0.4
63.0
81.1
77.7%
12.21
2.85
12.18
3.23
5.04
1.92
3.37
0.92
0.1
0.5
90.6
113.0
80.2%
12.22
4.81
12.19
4.9
5.02
3.65
3.36
2.64
0.2
0.9
152.6
186.1
82.0%
12.23
6.63
12.15
6.34
5.00
4.47
3.35
3.56
0.2
1.2
200.8
239
84.0%
12.22
8.65
12.12
8.03
5.00
4.63
3.35
4.38
0.3
1.5
251.9
302
83.4%
12.22
9.50
12.10
9.56
4.98
6.32
3.35
7.06
0.4
1.8
300.7
366
82.2%
12.20
13.31
12.11
12.62
4.95
8.56
3.33
7.88
0.5
2.4
401.8
496
81.0%
12.17
16.97
12.07
15.61
4.93
10.16
3.32
10.17
0.6
3.0
501.0
633
79.1%
Crossload Test
11.85
16.70
11.77
15.16
5.11
0.98
3.37
0.96
0.0
0.0
384.6
470
81.1%
+12V Ripple (peak-to-peak): <22mV through
full operating range
+5V Ripple (peak-to-peak): <19mV @ through full operating
range
+3.3V Ripple (peak-to-peak): <24mV @ through full operating
range
NOTE: The current and voltage for -12V and
+5VSB lines is not measured but based on switch settings. It is a tiny
portion of the total, and errors arising from inaccuracies on these
lines is <1W.


OTHER DATA SUMMARY: Enermax Eco80+
DC Load (W)
20.6
39.9
63.0
90.6
152.6
200.8
251.9
300.7
401.8
501.0
Intake °C
21
22
27
29
32
38
28
31
32
32
Exhaust °C
24
30
33
38
39
44
43
45
49
53
Temp Rise °C
3
8
6
9
7
6
15
14
17
21
SPL (dBA @ 1m)
11
11
11
11
12
16
19
26
32
33
Power Factor
0.91
0.94
0.96
0.98
0.99
0.98
0.99
0.99
0.99
0.99

AC Power in Standby: 0.3W / 0.08 PF

AC Power with No Load, PSU power On: 6.1W / 0.75 PF
NOTE: The ambient room temperature during
testing can vary a few degrees from review to review. Please take this
into account when comparing our PSU test data.




1. EFFICIENCY — This is a measure of AC-to-DC conversion
efficiency. The ATX12V Power Supply Design Guide recommends 80% efficiency or
better at all output power loads. 80% efficiency means that to deliver 80W DC
output, a PSU draws 100W AC input, and 20W is lost as heat within the PSU. Higher
efficiency is preferred for reduced energy consumption and cooler operation.
It allows reduced cooling airflow, which translates to lower noise. The 80 Plus
standard requires a minimum of 80% efficiency at 20%, 50%, and 100% of the rated
maximum load.

There was a time when 80% efficiency at 90W output and above would
have been top notch performance. No more — with the latest power 80 Plus
Gold power supplies breaching 90% regularly, an 84% peak efficiency is a bit
of a yawn. It merits basic 80 Plus certification, but does not meet any of the
higher standards.

That said, it's helpful to put things in perspective. At 200W
output (above the maximum power usage for most normal systems), the AC power
consumption difference between the Eco80+ and the record-breaking Seasonic
X-650
is 20W. That's not nothing, but it's not a whole lot either. That
20 watts is likely more important in what it means for cooling (and thus noise
and reliability) than what it means to the environment.

2. DC VOLTAGE REGULATION refers to how stable the output
voltages are under various load conditions. The ATX12V Power Supply Design Guide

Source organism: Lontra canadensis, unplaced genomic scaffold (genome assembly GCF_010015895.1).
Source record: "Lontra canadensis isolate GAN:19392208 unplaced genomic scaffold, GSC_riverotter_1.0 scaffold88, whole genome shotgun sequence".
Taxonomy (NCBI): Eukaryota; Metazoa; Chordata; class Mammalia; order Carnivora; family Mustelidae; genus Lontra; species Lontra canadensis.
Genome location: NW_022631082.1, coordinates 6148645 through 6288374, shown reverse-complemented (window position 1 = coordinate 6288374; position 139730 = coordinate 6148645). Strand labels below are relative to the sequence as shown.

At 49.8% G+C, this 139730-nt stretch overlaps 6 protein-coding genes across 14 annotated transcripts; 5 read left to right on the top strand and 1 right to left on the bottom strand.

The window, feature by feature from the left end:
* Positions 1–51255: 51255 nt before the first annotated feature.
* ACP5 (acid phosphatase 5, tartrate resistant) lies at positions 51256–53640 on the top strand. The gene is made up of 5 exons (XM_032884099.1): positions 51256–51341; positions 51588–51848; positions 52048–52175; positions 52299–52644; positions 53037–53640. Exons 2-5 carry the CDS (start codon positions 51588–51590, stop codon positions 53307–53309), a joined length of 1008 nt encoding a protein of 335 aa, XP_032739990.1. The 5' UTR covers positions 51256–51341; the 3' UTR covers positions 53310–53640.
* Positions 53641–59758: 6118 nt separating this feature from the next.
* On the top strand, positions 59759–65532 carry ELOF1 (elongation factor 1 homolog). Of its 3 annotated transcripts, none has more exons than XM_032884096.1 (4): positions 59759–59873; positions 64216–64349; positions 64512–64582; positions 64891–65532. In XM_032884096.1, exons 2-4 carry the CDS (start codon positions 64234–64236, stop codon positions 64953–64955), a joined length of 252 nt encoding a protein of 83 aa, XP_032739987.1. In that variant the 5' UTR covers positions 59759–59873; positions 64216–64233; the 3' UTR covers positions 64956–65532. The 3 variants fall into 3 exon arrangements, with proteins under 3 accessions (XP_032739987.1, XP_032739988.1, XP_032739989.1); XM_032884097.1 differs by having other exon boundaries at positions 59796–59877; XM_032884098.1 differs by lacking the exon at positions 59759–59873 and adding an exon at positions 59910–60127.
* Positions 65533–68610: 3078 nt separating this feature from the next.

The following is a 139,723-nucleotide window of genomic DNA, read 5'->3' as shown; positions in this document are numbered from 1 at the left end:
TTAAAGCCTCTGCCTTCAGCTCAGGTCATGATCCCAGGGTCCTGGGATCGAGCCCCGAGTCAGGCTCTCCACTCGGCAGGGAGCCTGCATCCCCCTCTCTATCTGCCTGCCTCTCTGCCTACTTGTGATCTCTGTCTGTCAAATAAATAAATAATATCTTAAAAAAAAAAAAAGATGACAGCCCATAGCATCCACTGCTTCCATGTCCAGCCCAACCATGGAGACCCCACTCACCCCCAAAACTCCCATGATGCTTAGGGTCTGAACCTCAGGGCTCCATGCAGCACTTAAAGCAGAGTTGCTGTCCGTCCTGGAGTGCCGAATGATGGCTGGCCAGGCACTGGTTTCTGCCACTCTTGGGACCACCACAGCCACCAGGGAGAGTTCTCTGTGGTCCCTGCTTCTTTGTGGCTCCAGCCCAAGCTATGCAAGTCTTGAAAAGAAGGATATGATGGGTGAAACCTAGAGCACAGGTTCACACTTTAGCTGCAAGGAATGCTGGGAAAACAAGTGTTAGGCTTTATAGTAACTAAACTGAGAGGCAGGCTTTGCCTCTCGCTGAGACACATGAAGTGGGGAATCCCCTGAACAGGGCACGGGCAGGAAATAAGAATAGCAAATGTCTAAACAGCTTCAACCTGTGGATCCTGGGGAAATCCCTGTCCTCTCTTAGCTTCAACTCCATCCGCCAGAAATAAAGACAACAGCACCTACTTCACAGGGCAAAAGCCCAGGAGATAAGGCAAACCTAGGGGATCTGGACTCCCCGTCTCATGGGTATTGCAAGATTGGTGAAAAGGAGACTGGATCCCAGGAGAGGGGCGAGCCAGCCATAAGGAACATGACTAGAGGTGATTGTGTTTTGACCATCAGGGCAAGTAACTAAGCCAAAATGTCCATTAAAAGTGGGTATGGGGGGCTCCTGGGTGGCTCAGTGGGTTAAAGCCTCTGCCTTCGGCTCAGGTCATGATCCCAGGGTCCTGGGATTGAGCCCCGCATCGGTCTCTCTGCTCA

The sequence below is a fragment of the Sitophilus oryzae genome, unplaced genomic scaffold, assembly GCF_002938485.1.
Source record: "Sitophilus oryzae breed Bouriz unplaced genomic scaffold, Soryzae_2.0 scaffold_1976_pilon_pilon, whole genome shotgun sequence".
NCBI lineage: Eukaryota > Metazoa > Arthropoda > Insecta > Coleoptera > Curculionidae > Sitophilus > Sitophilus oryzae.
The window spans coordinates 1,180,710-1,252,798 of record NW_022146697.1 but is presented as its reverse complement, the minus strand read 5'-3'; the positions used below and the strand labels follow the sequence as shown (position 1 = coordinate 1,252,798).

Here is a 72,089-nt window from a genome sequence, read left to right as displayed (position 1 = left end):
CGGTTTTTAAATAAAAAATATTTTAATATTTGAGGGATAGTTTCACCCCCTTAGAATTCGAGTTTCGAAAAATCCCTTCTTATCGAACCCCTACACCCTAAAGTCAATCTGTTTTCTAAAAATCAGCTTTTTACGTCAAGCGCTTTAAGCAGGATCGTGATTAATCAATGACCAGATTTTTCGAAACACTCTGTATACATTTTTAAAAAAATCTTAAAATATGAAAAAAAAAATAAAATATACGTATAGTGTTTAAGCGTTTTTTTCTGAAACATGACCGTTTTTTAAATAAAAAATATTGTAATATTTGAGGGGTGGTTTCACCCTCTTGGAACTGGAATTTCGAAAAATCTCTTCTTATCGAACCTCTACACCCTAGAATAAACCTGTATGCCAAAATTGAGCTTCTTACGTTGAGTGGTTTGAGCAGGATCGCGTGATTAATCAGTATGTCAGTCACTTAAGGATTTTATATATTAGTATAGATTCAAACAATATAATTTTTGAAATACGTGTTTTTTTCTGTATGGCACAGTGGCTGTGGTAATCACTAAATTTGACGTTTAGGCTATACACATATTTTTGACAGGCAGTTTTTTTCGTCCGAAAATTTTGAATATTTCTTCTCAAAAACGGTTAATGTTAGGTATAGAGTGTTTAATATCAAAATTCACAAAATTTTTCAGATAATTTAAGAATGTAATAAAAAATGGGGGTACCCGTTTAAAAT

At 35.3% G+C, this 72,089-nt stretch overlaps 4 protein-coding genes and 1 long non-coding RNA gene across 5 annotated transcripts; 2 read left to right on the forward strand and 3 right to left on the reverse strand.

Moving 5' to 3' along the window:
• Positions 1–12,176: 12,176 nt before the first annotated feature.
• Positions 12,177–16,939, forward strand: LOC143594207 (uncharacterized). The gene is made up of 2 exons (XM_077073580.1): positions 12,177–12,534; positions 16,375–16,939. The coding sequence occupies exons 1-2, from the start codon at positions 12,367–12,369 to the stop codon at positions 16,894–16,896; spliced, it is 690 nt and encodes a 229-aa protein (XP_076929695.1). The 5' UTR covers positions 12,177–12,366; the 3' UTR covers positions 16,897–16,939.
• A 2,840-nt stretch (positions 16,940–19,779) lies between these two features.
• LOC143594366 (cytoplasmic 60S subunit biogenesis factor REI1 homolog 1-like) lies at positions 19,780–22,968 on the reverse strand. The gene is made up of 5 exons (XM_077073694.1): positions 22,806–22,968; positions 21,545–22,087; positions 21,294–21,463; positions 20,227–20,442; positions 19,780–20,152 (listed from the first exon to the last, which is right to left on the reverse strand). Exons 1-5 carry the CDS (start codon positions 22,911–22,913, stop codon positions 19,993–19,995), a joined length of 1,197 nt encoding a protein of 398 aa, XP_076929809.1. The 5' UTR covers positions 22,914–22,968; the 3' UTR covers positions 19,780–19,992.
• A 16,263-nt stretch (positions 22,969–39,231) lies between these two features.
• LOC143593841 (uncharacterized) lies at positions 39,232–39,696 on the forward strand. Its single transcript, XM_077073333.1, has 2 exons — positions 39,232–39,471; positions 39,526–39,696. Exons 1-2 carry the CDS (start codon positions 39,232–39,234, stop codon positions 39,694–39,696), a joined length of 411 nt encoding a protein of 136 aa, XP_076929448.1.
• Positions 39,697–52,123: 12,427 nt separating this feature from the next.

calls for the +12, +5V and +3.3V lines to be maintained within ±5%.

Unless a unit goes into overload, it's rare that we see significant
problems with voltage regulation. The Eco80+ is no exception — it was nearly
always within ±2% and it never exceeded ±3% on any line. With
the exception of the cross-load test (which is strenuous), the +12V line stayed
above the specified +12V at all times.

3. AC RIPPLE refers to unwanted "noise"
artifacts in the DC output of a switching power supply. It's usually very high
in frequency (in the order of 100s of kHz). The peak-to-peak value is measured.
The ATX12V Guide allows up to 120mV (peak-to-peak) of AC ripple on the +12V
line and 50mV on the +5V and +3.3V lines. Where voltage regulation is a measure
of variance from spec, ripple is more a measure of tolerance: How much the voltage
is changing at any given time. Ripple is of interest to over- and under-clockers
who push their systems to the limits of what they are actually capable
of rather than relying on what the specs say they should be capable of.

Ripple on the Eco80+ was generally around 20 mV on all lines,
and it changed very little as load increased. These are good numbers —
well within spec — the lack of change as the load was increased is a good
sign.

4. POWER FACTOR is ideal when it measures 1.0. In the most
practical sense, PF is a measure of how "difficult" it is for the
electric utility to deliver the AC power into your power supply. High PF reduces
the AC current draw, which reduces stress on the electric wiring in your home
(and elsewhere up the line). It also means you can do with a smaller, cheaper
UPS backup; they are priced according to their VA (volt-ampere) rating.

As is the case for most units with active power factor correction
(which, these days, is most reputable brands), PFC was close to perfect, starting
at 0.91 for the minuscule 20W load, and staying at 0.98 and above through most
of the common operating range.

5. LOW LOAD TESTING revealed no problems starting at very
low loads and it stayed operational with no load applied. The low 6.1W baseline
power consumption is reflected in the relatively high efficiency at low loads
where the baseline "overhead" makes up a proportionally larger amount
of the power lost to heat.